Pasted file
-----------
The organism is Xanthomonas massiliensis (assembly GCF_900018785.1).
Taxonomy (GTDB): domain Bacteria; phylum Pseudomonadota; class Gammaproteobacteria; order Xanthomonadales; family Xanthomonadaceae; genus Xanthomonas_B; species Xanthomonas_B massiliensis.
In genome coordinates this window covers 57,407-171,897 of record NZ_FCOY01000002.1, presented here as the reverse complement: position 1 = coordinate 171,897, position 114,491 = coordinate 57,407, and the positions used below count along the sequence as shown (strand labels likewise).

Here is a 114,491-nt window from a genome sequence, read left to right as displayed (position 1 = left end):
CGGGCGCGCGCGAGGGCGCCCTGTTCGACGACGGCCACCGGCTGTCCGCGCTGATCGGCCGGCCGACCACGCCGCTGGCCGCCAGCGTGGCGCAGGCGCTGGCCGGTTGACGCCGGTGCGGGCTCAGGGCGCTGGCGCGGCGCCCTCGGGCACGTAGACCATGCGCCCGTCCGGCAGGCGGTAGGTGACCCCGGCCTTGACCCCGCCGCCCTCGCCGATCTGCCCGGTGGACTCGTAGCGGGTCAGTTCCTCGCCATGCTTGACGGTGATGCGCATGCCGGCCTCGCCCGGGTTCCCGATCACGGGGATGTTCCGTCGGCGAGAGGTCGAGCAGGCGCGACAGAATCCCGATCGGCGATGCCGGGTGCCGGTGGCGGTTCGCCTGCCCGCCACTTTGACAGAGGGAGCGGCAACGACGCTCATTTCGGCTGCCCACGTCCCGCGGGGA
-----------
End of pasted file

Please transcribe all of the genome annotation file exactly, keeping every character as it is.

The organism is Xanthomonas massiliensis (assembly GCF_900018785.1).
Taxonomy (GTDB): domain Bacteria; phylum Pseudomonadota; class Gammaproteobacteria; order Xanthomonadales; family Xanthomonadaceae; genus Xanthomonas_B; species Xanthomonas_B massiliensis.
In genome coordinates this window covers 57,407-171,897 of record NZ_FCOY01000002.1, presented here as the reverse complement: position 1 = coordinate 171,897, position 114,491 = coordinate 57,407, and the positions used below count along the sequence as shown (strand labels likewise).

Here is a 114,491-nt window from a genome sequence, read left to right as displayed (position 1 = left end):
CGGGCGCGCGCGAGGGCGCCCTGTTCGACGACGGCCACCGGCTGTCCGCGCTGATCGGCCGGCCGACCACGCCGCTGGCCGCCAGCGTGGCGCAGGCGCTGGCCGGTTGACGCCGGTGCGGGCTCAGGGCGCTGGCGCGGCGCCCTCGGGCACGTAGACCATGCGCCCGTCCGGCAGGCGGTAGGTGACCCCGGCCTTGACCCCGCCGCCCTCGCCGATCTGCCCGGTGGACTCGTAGCGGGTCAGTTCCTCGCCATGCTTGACGGTGATGCGCATGCCGGCCTCGCCCGGGTTCCCGATCACGGGGATGTTCCGTCGGCGAGAGGTCGAGCAGGCGCGACAGAATCCCGATCGGCGATGCCGGGTGCCGGTGGCGGTTCGCCTGCCCGCCACTTTGACAGAGGGAGCGGCAACGACGCTCATTTCGGCTGCCCACGTCCCGCGGGGA